Biomedical Engineering, with a joint appointment in Radiology
Elizabeth Hillman’s research focuses on the development of novel biomedical imaging and microscopy techniques that use light (optics) to capture information about the structure and function of living tissues. Her research to date has encompassed the demonstration of new optical techniques and imaging paradigms, as well as studies of fundamental physiology, particularly related to the relationship between blood flow and neuronal activity in the living brain (neurovascular coupling). Hillman’s work in this area has contributed new knowledge about the cellular mechanisms and neural underpinnings of the hemodynamic signals detected in functional magnetic resonance imaging (fMRI). Her major technological contributions have included the recent development of swept, confocally-aligned planar excitation (SCAPE) microscopy, licensed to Leica Microsystems. Her teaching at Columbia has focused on advanced microscopy, biomedical imaging, and disruptive design and commercialization.
Computer Science
Rocco Servedio is a theoretical computer scientist whose work aims at elucidating the boundary between computationally tractable and intractable problems. He has developed algorithms and established lower bounds for learning many fundamental classes of Boolean functions and probability distributions, as well as for property testing of such classes. His work in concrete computational complexity theory has yielded new lower bounds and state-of-the-art derandomization results for well-studied Boolean circuit models. A core goal that motivates and inspires much of Servedio’s work is to understand the structural properties of different types of Boolean functions using a range of analytic, algebraic, probabilistic, and combinatorial techniques. He is a Sloan Foundation Fellow and a 2013 recipient of the Columbia University Presidential Teaching Award.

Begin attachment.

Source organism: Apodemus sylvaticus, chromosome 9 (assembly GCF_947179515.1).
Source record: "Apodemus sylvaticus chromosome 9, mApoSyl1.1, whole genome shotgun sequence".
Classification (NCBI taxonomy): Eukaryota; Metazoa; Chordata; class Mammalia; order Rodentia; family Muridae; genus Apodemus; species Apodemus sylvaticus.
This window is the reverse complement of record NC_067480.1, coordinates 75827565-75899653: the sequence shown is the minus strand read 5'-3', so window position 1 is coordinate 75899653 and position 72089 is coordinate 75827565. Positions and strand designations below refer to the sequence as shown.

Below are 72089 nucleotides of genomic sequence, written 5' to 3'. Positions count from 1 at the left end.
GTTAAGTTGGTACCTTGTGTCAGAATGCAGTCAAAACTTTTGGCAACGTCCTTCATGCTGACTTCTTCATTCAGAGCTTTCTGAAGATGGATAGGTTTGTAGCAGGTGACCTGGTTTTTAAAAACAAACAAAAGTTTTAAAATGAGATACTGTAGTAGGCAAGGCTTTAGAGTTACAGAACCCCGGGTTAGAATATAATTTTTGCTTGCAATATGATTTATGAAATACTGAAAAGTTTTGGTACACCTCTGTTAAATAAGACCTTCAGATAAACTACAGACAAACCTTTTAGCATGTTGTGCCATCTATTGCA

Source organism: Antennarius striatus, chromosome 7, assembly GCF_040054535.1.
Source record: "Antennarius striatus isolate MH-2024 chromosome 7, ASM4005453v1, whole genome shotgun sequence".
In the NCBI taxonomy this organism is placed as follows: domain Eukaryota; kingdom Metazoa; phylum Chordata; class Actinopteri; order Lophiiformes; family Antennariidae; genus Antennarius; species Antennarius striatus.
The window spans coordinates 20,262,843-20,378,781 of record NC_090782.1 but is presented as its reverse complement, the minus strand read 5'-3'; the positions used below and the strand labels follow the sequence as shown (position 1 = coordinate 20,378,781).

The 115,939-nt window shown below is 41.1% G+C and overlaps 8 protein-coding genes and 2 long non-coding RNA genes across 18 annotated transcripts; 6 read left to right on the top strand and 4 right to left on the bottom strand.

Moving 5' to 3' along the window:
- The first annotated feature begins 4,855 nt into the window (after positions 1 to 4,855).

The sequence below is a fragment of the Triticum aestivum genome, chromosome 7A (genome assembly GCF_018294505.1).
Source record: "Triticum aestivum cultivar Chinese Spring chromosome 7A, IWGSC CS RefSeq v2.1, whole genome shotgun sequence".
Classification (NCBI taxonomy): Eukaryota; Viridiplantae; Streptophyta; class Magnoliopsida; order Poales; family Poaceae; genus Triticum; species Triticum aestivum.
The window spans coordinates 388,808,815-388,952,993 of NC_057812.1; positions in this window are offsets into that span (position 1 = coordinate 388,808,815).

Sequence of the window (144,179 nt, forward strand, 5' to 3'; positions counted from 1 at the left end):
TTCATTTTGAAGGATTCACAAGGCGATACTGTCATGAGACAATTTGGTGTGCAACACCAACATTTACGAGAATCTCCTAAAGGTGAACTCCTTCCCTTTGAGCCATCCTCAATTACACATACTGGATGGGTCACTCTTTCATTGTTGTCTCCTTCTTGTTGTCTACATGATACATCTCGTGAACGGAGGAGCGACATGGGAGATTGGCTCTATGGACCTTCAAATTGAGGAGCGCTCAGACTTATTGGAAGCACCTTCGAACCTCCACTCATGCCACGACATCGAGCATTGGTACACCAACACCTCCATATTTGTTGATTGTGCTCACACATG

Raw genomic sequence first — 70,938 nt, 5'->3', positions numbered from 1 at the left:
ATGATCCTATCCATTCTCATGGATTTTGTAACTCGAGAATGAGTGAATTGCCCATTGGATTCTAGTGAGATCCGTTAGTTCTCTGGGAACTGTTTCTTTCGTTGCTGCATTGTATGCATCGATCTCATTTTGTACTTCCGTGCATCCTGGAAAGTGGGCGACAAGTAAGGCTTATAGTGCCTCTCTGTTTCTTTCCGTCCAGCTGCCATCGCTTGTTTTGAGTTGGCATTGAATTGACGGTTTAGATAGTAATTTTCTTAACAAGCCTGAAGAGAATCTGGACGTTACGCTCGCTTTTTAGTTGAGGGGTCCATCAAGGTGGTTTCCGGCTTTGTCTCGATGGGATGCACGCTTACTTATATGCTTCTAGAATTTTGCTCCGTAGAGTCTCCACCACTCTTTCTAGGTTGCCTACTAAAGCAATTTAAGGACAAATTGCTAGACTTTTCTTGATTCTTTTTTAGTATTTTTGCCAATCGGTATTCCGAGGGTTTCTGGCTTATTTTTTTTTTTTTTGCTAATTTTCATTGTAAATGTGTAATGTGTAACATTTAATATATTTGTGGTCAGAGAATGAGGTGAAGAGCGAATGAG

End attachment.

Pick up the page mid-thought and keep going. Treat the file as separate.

Promotion to Tenure
Earth and Environmental Engineering
Pierre Gentine investigates the continental hydrologic cycle using multiscale modeling and big data (machine learning, remote sensing, high-resolution turbulent simulations) in the context of rising CO2 concentrations. Gentine hopes to answer questions about the future of droughts and extreme dryness/ precipitations, and their impact on agricultural production. He is an investigator at the Columbia Water Center and director of the Graduate Program in Earth and Environmental Engineering. He has won an NSF CAREER Award, a NASA New Investigator Program Award, a Department of Energy Early Career Award, the Clarence Meisinger Award from the American Meteorological Society, and a Global Environmental Change Early Career Award from the American Geophysical Union.